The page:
An acacia tree - photo by Judgefloro

Trees don’t only use the network to talk to each other, though.

One of a giraffe’s favorite meals is the leaf of the acacia tree. When the long-necked mammals start to munch on them, the trees recognize the injury and send out a signal in the form of ethylene gas. When another acacia “smells” the gas, they put on armor, pumping tannin into their leaves, hoping to deter the giraffes from eating them. Tannins can sicken or kill animals in large quantities. In an interesting evolutionary song-and-dance, giraffes caught on to this process. They now tend to eat into the wind, so ethylene won’t reach their next target. If it’s not windy, they learned to walk a distance greater than the gas can travel in still air before partaking anew. The giraffes discovered the trees were communicating!

According to Wohlleben, trees can also “taste.” Elms and pines can detect the saliva of leaf-eating caterpillars. When they notice the saliva, they release pheromones that draw wasps that eat the caterpillars. Trees can also detect deer. When deer saliva is noticed, trees produce foul-tasting chemicals to deter the foragers. Researchers know this behavior is deer-specific because injuries caused by humans or weather do not produce the same chemicals. The wounds of one tree can often protect others in the network or area.

Simard’s research showed that trees can distinguish between their own seedlings and those introduced from outside groves. She also demonstrated that trees of different species can produce networks with each other. Apparently, forests are healthiest not only when the variety of ages is widespread, but also the type of tree.

These findings have vast implications for logging. Modern foresters believe they can harvest trees like crops such as corn or wheat. Grow them, cut them down, and replant them. But the more we learn about forests, the more this method seems to be incorrect. New plantings lack mycorrhizal networks and tend to lack species variety, as companies prize certain trees for lumber. Forests managed by Wohlleben in Germany have shown an alternative is feasible. After spending decades as a lumber harvester, he began to manage forests as if they were giant systems. In these systems, trees could still be logged, but in a more sustainable way. Trees became larger, which meant fewer needed to be harvested to make profits. The networks were maintained and the ecosystems remained healthy.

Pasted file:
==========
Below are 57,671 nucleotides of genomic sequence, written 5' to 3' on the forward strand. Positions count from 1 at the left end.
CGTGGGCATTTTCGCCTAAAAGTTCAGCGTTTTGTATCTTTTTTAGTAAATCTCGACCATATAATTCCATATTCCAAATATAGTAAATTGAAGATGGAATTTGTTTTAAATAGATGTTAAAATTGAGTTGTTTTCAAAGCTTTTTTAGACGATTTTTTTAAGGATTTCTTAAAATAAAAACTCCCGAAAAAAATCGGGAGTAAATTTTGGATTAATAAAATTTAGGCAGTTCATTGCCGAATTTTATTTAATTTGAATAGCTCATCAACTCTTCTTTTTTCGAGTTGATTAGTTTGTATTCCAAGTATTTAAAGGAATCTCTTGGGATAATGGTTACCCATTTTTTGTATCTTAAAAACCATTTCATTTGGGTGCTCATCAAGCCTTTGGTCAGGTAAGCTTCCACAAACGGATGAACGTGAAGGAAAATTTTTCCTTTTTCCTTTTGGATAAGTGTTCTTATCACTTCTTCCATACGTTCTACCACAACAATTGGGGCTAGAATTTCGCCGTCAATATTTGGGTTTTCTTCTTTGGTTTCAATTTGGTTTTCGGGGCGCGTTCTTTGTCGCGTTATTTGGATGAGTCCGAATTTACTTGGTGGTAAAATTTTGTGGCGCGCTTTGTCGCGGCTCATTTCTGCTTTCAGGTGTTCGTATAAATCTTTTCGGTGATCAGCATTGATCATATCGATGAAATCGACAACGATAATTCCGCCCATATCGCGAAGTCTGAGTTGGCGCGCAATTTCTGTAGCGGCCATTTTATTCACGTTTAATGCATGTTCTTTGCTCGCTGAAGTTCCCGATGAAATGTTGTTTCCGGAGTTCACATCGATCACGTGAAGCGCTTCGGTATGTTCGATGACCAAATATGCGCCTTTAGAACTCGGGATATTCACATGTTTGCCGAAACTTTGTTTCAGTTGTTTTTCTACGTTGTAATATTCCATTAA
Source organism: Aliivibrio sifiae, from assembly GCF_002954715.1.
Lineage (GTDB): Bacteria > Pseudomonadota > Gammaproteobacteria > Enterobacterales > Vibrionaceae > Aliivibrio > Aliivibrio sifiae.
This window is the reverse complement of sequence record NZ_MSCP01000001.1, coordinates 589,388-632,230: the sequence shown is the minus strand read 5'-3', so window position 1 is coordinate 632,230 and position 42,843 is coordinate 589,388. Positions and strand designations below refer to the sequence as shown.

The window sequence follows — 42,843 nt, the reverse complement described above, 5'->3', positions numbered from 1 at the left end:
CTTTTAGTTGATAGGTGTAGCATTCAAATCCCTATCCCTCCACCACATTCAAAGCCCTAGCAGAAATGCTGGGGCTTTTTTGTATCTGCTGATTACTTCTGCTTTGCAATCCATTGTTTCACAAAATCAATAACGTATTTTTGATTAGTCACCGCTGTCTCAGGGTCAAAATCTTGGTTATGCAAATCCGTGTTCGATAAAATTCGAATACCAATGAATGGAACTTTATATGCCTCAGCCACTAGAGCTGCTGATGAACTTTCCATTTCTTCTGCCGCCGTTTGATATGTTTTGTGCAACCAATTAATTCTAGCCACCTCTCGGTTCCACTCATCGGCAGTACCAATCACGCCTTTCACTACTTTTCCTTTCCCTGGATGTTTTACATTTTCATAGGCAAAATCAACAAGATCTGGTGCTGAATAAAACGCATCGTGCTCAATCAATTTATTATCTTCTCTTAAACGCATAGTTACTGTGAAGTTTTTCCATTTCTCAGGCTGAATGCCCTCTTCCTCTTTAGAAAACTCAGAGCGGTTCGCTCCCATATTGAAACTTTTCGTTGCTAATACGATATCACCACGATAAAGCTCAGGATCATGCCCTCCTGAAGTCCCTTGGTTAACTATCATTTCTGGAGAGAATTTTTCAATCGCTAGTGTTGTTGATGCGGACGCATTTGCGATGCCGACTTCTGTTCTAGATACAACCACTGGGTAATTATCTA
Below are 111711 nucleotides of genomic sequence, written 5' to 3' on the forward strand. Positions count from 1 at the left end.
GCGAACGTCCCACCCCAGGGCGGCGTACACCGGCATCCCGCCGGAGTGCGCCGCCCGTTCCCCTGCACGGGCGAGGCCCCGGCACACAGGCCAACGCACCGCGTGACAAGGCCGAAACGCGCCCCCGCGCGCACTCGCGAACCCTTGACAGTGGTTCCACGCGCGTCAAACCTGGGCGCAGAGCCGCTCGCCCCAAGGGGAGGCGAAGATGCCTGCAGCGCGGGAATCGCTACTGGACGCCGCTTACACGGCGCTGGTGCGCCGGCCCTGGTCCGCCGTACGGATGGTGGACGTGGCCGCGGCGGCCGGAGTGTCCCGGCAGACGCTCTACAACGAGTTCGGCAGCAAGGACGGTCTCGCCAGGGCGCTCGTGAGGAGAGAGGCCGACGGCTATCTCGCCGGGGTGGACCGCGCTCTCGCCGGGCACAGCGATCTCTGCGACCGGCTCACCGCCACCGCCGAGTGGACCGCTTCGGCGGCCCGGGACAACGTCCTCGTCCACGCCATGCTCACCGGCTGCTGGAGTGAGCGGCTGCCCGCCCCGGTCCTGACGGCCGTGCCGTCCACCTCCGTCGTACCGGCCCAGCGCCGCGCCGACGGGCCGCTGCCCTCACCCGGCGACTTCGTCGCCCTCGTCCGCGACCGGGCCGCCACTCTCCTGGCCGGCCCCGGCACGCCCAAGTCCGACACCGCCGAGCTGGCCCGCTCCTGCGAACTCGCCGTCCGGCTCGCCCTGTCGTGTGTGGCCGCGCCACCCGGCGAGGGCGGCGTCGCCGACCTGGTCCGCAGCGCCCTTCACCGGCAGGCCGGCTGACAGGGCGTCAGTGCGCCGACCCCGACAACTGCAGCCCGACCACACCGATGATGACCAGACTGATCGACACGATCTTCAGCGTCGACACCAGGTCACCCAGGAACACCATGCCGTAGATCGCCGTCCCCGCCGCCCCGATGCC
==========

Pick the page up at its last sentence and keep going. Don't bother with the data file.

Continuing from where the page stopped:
Diagram of fungal network that links a group of trees, showing the presence of highly connected “mother trees" - graphic by BEILER ET AL 2010

Some scientists liken the communication and networking of trees to the neurons in systems with brains, raising the beings to near-sentient levels. To others, this attribution is more anthropomorphism. The contrarian viewpoint holds that just because entities can develop and recognize chemical and electrical signals does not mean they can “talk,” even if they can alter their behavior after receiving those signals. This take correlates to trees to evolved sensors.

My sense lies somewhere in the middle. Humans have a tendency to compare other things to humans because that’s what we know, but we also have the tendency to place ourselves above other organisms. Are trees a step away from Tolkien’s talking ents? Perhaps not. Is it possible that other forms can communicate in ways that we can’t really comprehend? Every extraterrestrial novel or film I’ve encountered tells me yes. Just because an entity might not talk the way we communicate does not automatically preclude their method from legitimacy.

A generation ago, we had no idea that mycorrhizal networks existed. We viewed trees as lone wolves, instead of families with Mother Trees. Our understanding of this system is nascent, as well. Could the communication system be more sophisticated than we glean even now? The answer to this question is certainly yes.

The next time you meander through a forest, spend some time thinking about it as a unit, instead of a collection of individuals. As you tread over a leaf-strewn floor, ponder the organic computer network running beneath your feet and wonder what the trees are saying at that moment.